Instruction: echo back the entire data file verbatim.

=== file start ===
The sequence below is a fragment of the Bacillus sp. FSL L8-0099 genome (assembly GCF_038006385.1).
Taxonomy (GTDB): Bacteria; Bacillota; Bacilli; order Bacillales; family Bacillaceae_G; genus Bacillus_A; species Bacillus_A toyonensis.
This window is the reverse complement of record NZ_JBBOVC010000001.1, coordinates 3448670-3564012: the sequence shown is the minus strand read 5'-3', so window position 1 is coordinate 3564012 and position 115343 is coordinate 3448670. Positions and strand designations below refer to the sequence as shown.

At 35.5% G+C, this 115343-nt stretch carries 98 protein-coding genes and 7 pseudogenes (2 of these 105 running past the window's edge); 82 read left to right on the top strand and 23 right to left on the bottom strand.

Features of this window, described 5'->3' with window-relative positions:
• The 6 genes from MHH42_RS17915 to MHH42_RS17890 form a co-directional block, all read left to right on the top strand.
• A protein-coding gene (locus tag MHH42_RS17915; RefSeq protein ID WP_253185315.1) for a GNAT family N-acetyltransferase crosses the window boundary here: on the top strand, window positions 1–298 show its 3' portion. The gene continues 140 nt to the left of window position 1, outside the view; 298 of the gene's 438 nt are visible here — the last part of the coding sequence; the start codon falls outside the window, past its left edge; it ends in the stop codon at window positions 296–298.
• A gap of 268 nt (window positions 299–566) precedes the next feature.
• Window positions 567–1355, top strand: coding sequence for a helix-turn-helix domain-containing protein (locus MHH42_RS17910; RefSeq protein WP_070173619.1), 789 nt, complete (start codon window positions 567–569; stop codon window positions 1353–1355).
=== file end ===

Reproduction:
The sequence below is a fragment of the Bacillus sp. FSL L8-0099 genome (assembly GCF_038006385.1).
Taxonomy (GTDB): Bacteria; Bacillota; Bacilli; order Bacillales; family Bacillaceae_G; genus Bacillus_A; species Bacillus_A toyonensis.
This window is the reverse complement of record NZ_JBBOVC010000001.1, coordinates 3448670-3564012: the sequence shown is the minus strand read 5'-3', so window position 1 is coordinate 3564012 and position 115343 is coordinate 3448670. Positions and strand designations below refer to the sequence as shown.

At 35.5% G+C, this 115343-nt stretch carries 98 protein-coding genes and 7 pseudogenes (2 of these 105 running past the window's edge); 82 read left to right on the top strand and 23 right to left on the bottom strand.

Features of this window, described 5'->3' with window-relative positions:
• The 6 genes from MHH42_RS17915 to MHH42_RS17890 form a co-directional block, all read left to right on the top strand.
• A protein-coding gene (locus tag MHH42_RS17915; RefSeq protein ID WP_253185315.1) for a GNAT family N-acetyltransferase crosses the window boundary here: on the top strand, window positions 1–298 show its 3' portion. The gene continues 140 nt to the left of window position 1, outside the view; 298 of the gene's 438 nt are visible here — the last part of the coding sequence; the start codon falls outside the window, past its left edge; it ends in the stop codon at window positions 296–298.
• A gap of 268 nt (window positions 299–566) precedes the next feature.
• Window positions 567–1355, top strand: coding sequence for a helix-turn-helix domain-containing protein (locus MHH42_RS17910; RefSeq protein WP_070173619.1), 789 nt, complete (start codon window positions 567–569; stop codon window positions 1353–1355).